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New therapeutic approach for regenerating cardiac muscle after a heart attack

(Vienna 19th June 2012) After a heart attack, the cardiac muscle is often damaged. Cardiac muscle is extremely limited in its ability to repair itself. There are in fact stem cells which have a regenerative effect for the cardiac muscle, however after a heart attack these no longer work.  A team of researchers at the MedUni Vienna's Institute of Vascular Biology and Thrombosis Research has coordinated an EU project that has now been finalised and in which a therapeutic approach has been developed to “stimulate” these regenerative properties.

Heart attacks are one of the biggest health problems affecting modern society – around 15 million people suffer them every year. The narrowing of arteries, for example as a result of atherosclerosis, causes myocardial ischemia to develop – a lack of oxygen to the heart tissues. This can subsequently cause a heart attack. One major problem is the fact that, after a heart attack, the cardiac muscle has very limited options for regenerating itself. Scarred tissue results in reduced contractility and causes the heart to beat irregularly. All this places even more stress and strain on the already-damaged heart muscle and can ultimately lead to total heart failure.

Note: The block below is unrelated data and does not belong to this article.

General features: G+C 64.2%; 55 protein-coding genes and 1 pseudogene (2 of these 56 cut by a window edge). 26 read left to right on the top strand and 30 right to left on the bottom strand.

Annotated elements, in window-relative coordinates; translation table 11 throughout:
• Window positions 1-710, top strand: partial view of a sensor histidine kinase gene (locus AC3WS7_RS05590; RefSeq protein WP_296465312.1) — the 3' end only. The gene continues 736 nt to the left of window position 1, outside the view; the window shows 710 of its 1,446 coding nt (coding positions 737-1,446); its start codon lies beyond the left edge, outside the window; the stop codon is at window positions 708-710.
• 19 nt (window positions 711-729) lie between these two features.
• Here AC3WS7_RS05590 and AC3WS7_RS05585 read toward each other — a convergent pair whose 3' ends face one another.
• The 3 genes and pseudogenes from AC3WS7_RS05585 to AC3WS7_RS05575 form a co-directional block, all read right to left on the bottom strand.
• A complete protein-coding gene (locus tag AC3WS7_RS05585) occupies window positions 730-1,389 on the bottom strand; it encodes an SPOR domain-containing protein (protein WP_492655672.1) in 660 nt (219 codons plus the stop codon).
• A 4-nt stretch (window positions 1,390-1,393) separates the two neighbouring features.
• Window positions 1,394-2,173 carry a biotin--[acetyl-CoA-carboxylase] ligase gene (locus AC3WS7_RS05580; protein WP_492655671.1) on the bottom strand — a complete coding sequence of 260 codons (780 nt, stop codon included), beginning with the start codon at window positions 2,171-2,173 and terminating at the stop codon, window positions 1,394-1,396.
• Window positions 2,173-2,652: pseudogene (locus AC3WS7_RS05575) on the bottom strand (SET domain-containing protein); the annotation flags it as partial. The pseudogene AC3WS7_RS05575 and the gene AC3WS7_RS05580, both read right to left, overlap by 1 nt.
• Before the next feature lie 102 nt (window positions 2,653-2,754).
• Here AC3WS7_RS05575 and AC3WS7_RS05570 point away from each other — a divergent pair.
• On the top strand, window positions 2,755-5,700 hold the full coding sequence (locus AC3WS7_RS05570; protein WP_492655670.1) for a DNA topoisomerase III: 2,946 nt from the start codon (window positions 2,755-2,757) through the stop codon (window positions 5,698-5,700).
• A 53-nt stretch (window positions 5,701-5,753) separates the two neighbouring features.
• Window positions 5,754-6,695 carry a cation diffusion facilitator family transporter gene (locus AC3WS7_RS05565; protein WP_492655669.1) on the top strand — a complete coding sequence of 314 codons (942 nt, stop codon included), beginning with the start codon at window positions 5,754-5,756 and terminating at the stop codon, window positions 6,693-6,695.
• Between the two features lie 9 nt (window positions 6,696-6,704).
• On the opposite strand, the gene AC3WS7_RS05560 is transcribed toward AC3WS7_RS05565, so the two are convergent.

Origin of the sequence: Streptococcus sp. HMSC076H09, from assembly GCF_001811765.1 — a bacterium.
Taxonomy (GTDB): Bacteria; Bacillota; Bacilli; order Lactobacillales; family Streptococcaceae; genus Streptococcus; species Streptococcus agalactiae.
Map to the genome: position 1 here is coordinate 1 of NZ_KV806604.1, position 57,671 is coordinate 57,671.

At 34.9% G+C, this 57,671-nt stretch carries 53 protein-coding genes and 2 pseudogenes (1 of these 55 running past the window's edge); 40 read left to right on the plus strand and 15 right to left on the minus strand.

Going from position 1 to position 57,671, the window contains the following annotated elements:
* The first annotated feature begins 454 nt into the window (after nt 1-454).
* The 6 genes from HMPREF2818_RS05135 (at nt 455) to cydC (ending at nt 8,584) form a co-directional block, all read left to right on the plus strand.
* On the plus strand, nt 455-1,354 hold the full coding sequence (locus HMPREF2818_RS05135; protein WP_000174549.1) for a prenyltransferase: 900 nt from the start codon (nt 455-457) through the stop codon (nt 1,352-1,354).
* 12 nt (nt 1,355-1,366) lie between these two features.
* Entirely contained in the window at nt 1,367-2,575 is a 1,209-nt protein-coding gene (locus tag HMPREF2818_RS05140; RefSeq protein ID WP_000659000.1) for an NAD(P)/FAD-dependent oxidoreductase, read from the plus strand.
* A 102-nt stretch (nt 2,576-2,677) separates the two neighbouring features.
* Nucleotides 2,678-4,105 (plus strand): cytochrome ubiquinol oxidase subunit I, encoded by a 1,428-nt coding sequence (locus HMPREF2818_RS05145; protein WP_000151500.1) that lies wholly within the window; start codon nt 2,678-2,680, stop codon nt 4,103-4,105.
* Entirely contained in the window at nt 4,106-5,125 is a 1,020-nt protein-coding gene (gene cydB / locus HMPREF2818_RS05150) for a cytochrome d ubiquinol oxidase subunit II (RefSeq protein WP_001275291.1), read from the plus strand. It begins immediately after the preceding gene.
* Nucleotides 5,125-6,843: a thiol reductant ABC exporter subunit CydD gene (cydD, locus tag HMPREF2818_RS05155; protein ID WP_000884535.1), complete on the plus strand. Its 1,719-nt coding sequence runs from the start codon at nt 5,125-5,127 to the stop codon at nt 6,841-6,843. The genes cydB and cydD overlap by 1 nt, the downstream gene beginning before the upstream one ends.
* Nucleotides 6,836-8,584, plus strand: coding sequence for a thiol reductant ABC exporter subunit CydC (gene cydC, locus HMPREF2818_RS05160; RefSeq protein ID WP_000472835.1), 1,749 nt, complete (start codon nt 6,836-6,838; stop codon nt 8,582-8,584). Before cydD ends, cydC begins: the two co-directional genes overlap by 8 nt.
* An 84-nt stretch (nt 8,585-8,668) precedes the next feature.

“In severe cases, the only option currently available is a heart transplant," says Erhard Hofer from the Institute of Vascular Biology and Thrombosis Research (Centre for Physiology and Pharmacology), who has coordinated the EU project entitled "Infarct Cell Therapy" for three years. The study involved developing a new therapeutic approach via in vivo studies that triggers the cells to form blood vessels and regenerate the cardiac muscle function.

Combinations of two growth factors were used with an endothelial stem cell and a stem cell made from fatty tissue in an algal matrix, a gel-like substance made from seaweed extract, and were injected or fed in via a catheter – with positive outcomes for the regeneration of cardiac muscle by the stem cells. Says Hofer: “On the strength of this discovery, our consortium is now planning a clinical trial in order to verify the results in clinical practice.”

The project partners

As well as the MedUni Vienna, one of the key institutions involved, the University of Leuven (Belgium), the University of Navarra (Pamplona, Spain), the University of Tel Aviv (Israel), the University of Cologne (Germany), the Ben Gurion University of Negev (Israel), EuroBioSciences GmbH (Germany) and VivoCellBiosolutions GmbH from Graz were also participating in the EU project.